The following article originally appeared in the July 2012 edition of the Myers Report newsletter published by the firm.


Preventing the Business Buy-Out Blues

By: Jane M. Myers, Esq.


When I speak with business owners about how they fared after a buy-out, regardless of whether they were the buyer or the seller, it’s interesting to see why some buy-outs are especially successful.

Over the years Jim and I have represented many business owners who’ve bought and sold businesses. Some use the sale as an exit strategy to “cash out” and move on to the next chapter of their lives. Some buy another company as a way to grow their existing business and increase revenue. 

Whether you’re buying or selling, it’s an involved process. Here are 3 things we know with 100% certainty that will make the buy-out a success.

#1. Do your “due diligence” with Diligence.

Before you sign a contract to buy another business, make sure you and/or your accountant and/or your attorney thoroughly:

  • examine all of the other business’ books and records
  • review each contract you’ll be taking over
  • investigate every liability you’ve agreed to assume
  • examine every piece of equipment you’ll be buying
  • speak with the employees who will become part of your company
  • ask questions and get proof.

You don’t want to find out after the money has changed hands that the business the seller promised to deliver was grossly exaggerated. You don’t want to discover that the employees you just acquired don’t have the skills you need or that they create a disruptive, toxic work environment.


 #2. Pay attention to “Corporate Culture” Compatibility  

Make no mistake – one of the biggest reasons mergers fail is because of a clash of “corporate cultures”.  Be honest with yourself and trust your instincts. Don’t be blindsided by the money opportunity. If your employees are used to a formal work atmosphere, they won’t be happy working with the new folks who show up in flip flops and shorts.  Make sure there’s a good “fit” between companies.


#3.  What We’ve Got Here… is a Failure to Communicate!

A problem that can hinder the success of a merger is failure of the company leaders to communicate a clear message to the employees of the buying and selling companies about how the merger will affect them.  It’s not uncommon for the top brass  to  be so engrossed with getting the deal done, that they overlook the fact that while they know what’s going on, their employees don’t.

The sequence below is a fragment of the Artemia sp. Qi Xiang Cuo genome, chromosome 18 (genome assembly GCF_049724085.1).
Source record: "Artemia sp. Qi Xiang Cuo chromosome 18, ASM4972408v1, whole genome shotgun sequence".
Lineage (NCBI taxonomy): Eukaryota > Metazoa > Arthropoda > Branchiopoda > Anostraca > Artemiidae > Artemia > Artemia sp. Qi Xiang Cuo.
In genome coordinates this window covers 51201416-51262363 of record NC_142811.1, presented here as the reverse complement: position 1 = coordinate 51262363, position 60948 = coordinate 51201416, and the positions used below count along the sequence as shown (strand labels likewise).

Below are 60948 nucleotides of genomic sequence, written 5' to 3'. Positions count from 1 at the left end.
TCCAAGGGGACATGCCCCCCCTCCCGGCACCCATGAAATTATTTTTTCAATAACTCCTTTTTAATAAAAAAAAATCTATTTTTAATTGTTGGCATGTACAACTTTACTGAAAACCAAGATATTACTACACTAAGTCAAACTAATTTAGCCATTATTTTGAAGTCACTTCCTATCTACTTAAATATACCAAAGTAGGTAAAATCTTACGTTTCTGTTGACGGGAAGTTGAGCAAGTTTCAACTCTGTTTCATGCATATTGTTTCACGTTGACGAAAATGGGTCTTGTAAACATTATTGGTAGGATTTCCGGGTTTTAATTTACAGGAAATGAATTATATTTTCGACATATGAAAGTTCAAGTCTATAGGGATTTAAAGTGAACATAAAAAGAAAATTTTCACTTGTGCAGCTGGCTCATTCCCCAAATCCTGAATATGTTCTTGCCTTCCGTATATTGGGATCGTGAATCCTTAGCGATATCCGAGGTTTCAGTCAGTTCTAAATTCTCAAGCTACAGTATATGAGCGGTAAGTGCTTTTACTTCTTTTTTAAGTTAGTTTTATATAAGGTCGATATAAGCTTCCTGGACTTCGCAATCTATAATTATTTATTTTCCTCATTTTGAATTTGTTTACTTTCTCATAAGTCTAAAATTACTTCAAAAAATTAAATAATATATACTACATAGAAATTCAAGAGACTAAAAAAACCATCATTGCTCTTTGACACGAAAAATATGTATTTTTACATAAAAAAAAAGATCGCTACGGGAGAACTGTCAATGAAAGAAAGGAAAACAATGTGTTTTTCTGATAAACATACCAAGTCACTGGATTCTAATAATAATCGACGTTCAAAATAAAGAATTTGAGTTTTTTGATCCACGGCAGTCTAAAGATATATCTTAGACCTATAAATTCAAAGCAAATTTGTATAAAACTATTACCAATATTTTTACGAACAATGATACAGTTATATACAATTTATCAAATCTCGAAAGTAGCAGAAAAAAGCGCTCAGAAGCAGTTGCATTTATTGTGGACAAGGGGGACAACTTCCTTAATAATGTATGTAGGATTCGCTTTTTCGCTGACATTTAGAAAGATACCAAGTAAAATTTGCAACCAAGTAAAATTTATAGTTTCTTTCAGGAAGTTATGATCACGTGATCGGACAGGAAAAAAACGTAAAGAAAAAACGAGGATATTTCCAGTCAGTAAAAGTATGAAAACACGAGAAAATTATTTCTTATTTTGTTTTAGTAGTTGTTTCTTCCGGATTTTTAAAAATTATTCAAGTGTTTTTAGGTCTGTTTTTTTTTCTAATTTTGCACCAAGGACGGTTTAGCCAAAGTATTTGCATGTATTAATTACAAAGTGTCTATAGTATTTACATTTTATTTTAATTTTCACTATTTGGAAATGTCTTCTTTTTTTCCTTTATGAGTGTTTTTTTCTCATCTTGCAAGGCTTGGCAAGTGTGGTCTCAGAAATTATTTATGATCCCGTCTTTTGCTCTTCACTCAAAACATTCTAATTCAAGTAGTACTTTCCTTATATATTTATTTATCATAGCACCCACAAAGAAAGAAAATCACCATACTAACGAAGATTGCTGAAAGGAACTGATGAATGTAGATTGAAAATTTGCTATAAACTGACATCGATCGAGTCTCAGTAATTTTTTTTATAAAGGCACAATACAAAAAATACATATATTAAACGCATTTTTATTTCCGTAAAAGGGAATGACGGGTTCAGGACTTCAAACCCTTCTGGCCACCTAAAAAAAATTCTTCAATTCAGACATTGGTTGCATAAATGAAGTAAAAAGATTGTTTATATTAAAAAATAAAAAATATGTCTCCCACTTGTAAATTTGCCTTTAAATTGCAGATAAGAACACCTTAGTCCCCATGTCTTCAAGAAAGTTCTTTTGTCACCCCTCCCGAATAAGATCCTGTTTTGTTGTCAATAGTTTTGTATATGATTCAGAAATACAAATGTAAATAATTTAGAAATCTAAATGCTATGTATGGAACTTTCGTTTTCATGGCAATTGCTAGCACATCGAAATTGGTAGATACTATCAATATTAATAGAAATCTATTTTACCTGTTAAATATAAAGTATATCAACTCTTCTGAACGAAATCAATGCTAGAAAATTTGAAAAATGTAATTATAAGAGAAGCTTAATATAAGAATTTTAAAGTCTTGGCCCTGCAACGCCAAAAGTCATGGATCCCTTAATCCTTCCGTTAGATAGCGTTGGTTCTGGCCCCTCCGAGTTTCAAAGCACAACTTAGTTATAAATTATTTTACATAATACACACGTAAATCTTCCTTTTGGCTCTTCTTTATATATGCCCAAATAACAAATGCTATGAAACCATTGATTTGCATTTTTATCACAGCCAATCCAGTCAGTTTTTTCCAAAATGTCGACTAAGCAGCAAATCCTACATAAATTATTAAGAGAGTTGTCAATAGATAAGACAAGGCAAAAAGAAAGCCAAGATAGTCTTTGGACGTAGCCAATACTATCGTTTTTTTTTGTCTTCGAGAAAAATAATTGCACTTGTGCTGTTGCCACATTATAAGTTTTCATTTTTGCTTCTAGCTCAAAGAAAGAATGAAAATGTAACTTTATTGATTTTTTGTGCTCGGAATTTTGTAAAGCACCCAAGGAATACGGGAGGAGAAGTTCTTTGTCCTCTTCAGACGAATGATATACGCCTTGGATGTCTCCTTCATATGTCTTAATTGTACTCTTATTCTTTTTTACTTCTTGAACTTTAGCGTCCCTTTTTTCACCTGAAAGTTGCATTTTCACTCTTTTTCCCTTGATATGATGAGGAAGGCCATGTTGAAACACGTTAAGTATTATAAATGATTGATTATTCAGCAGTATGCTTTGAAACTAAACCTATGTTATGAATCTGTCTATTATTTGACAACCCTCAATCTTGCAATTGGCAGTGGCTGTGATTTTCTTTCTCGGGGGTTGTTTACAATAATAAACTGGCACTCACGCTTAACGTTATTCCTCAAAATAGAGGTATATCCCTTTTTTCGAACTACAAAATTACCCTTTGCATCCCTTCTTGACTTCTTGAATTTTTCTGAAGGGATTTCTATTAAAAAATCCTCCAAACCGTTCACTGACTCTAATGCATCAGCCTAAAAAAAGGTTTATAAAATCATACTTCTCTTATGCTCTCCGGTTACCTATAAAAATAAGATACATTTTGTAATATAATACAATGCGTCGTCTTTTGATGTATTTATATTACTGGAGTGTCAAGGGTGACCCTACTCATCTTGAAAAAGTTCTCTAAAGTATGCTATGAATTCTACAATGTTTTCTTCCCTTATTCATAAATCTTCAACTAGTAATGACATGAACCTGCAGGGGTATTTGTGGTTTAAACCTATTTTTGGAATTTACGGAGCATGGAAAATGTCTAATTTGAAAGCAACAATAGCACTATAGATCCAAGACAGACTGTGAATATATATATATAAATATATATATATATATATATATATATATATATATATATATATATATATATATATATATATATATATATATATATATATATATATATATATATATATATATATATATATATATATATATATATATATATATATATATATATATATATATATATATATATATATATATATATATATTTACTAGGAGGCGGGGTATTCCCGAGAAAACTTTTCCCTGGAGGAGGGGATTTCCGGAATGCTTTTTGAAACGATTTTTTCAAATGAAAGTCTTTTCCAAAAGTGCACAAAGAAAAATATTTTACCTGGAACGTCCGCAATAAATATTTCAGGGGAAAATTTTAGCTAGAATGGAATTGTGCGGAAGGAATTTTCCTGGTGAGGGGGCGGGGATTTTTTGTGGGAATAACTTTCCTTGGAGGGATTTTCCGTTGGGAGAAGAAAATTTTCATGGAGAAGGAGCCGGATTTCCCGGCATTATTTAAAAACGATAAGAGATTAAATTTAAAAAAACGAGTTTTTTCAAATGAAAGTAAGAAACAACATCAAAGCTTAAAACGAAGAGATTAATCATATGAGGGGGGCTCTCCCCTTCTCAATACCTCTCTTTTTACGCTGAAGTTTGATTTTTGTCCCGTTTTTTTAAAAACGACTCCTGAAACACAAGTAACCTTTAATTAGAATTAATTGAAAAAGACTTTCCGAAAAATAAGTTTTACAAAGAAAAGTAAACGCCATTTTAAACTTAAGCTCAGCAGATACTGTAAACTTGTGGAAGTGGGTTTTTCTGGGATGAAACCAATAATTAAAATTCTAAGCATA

What the employees see happening are lots of meetings behind closed doors, outsiders reviewing stacks of books and records, strangers examining the offices, machinery and equipment. Suddenly it’s everything but business as usual. In those instances, the “unknown” can become rocket fuel for fear and speculation. Rumors can run rampant. Morale can sink. People may feel the need to find other jobs before whatever catastrophe they’re imagining happens.  

What can you do to prevent that? Communicate! 

After the contract of sale is signed and before the actual merger takes place, meet with your employees and let them know what to expect. It’s not enough that you and upper management have a great plan – everyone has to know what the plan is and be reassured of where they’ll fit in after the merger.  One conversation will not be enough.  

  • Check in with your employees from time to time to get feedback on how things are going and to offer reassurance.
  • Pay attention to their expectations and steer them back on track when they stray from your organization plan.
  • Be a confident leader.

Modify your plan if you get enough feedback that it isn’t quite working.


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Please note that this article is intended only as a general discussion and that it should not be taken as creating an attorney-client relationship or as legal advice with respect to any particular person, business or situation.  Circumstances and the applicable legal principles vary and you should consult with an attorney and/or other professionals concerning the facts of your particular situation.